"Is there anything else I can, like, get out of you?" speller Mitchell Robson asked longtime Scripps National Spelling Bee pronouncer Jacques Bailly when he got his first word of the night. He had identified his word, "esquisse," as French, but before he ultimately spelled it right, he wanted some more info during the finals Thursday. Some spellers make it a practice of asking lots of questions to ensure they have a firm understanding of the word, so how many questions can the Scripps Spelling Bee contestants ask the judges?
Earlier Thursday, now-finalist Sylvie Lamontagne jokingly requested an easy word. That's the type of request that sure to be denied, but contest organizers encourage the young brainiacs to ask away about many aspects of the words posed to them. According to the official contest rules, the pronouncer will respond to a spellers' inquiries about a word's pronunciation, language(s) of origin, and alternate pronunciations. They can also ask the pronouncer for the word's definition, part of speech, and to use it in a sentence. If the word sounds just like another word, the pronouncer will indicate which of the homonyms the speller should spell by defining the word.
This year's Bee's youngest contestant, the amazing 6-year-old Akash Vukoti, told Vox why asking questions is so important earlier this week.
Earlier in the competition, Vukoti misspelled bacteriolytic, defined as a "destruction of bacteria." But I know he'll be back, because he honestly has this spelling bee thing down to a science, even though he was a toddler, like, five minutes ago.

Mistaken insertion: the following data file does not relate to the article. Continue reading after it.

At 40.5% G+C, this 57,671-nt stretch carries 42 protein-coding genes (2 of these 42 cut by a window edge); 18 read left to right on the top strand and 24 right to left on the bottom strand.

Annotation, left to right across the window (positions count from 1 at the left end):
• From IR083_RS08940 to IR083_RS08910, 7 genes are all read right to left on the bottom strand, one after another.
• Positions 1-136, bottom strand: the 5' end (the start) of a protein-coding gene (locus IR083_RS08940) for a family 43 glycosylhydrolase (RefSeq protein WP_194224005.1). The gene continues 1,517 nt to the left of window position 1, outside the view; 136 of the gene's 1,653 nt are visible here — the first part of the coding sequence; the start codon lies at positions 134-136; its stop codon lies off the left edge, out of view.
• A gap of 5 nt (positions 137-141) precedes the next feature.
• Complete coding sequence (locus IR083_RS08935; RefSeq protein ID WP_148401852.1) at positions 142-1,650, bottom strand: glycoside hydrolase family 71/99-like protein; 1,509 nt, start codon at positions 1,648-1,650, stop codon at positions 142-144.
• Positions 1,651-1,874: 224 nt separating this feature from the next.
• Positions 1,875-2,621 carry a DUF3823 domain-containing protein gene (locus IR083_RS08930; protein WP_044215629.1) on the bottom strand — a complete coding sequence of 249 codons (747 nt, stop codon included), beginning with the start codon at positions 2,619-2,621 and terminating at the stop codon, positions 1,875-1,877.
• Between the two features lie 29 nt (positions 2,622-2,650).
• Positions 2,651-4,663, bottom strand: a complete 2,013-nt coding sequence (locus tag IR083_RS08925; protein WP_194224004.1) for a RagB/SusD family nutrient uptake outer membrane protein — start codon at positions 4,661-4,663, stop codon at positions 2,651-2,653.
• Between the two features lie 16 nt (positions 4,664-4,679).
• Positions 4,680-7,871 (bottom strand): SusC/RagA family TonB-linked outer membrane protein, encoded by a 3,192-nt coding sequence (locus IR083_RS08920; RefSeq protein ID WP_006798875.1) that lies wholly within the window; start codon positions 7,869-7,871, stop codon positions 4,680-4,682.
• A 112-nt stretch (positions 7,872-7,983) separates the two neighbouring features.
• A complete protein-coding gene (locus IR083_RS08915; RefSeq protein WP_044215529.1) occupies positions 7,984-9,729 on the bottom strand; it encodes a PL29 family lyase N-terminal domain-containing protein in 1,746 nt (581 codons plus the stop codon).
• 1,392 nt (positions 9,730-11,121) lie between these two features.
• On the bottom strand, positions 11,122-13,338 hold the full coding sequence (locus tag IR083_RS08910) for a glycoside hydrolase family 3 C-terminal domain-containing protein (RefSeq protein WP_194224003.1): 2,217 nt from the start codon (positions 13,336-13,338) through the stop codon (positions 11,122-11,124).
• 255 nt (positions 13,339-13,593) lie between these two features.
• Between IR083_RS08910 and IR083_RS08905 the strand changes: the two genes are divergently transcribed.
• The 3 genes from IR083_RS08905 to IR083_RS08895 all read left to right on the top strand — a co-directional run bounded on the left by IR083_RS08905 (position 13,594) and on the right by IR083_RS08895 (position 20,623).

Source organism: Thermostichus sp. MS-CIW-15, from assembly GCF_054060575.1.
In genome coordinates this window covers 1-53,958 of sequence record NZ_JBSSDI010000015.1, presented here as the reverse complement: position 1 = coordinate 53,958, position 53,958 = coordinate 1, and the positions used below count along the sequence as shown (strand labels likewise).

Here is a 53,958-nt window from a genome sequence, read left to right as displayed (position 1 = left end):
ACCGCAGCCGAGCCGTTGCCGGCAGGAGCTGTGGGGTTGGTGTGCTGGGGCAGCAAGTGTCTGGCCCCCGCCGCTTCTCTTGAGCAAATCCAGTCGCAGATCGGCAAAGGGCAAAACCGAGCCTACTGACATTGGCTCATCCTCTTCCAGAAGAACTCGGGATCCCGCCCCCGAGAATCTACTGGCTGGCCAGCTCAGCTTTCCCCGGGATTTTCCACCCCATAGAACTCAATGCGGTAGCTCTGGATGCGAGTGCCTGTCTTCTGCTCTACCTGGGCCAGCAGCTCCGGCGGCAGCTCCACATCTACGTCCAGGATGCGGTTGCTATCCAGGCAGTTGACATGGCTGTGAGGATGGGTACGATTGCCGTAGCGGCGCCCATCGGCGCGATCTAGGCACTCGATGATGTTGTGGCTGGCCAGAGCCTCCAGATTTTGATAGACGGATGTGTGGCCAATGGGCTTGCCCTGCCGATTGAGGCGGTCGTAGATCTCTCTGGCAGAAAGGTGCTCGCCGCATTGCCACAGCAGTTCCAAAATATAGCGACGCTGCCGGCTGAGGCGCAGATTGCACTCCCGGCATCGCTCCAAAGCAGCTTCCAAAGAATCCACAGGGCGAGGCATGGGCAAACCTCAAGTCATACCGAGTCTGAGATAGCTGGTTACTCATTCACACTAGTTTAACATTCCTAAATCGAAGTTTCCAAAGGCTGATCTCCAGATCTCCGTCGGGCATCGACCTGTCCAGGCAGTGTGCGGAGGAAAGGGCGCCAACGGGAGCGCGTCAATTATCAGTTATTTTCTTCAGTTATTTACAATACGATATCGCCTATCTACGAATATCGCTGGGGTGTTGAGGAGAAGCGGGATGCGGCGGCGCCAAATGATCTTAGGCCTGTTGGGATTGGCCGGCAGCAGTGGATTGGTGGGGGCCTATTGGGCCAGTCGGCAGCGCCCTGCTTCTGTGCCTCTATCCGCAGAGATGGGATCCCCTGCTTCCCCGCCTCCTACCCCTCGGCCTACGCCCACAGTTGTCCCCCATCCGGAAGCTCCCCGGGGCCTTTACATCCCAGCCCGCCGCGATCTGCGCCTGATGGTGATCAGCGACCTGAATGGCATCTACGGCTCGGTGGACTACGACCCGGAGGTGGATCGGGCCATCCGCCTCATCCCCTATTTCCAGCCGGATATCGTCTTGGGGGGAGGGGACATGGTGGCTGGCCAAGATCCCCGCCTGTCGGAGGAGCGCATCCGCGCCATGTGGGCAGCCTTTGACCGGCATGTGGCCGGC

Finding out the language of origin is super important for a word like bondon, he said in an adorable (but very informative) video, because it's a type of French cheese. "It's a very tricky word," he says. "The 'on' in that word will be pronounced nasally — it will be pronounced with the nose ... So then you say, like, 'on.' It's like oink, oink, oink. On, on. Bondon."
Because so many adults are watching the Bee, the event's organizers are gearing the sentences that accompany each word toward them too, The Washington Post reported. That's right, a team of comedy writers was hired to jazz up the sentences in order to make sure the Bee is as entertaining as possible. Because that's a question the contestants nearly always ask.
For example, a "tibourbou" is "a tropical American tree with yellowish flowers that yields a light wood." So when one speller got the word earlier Thursday, Bailly supplied this sentence: “When a tibourbou falls in a forest nobody hears it, except when the NSA is listening,” And the NSA is always listening.”
I'm glad it's up to these young prodigies to suss out the right questions to ask to help them spell the word correctly, because if it were me, my only question would be "Which way to the crying couch?" after I heard the dreaded ding.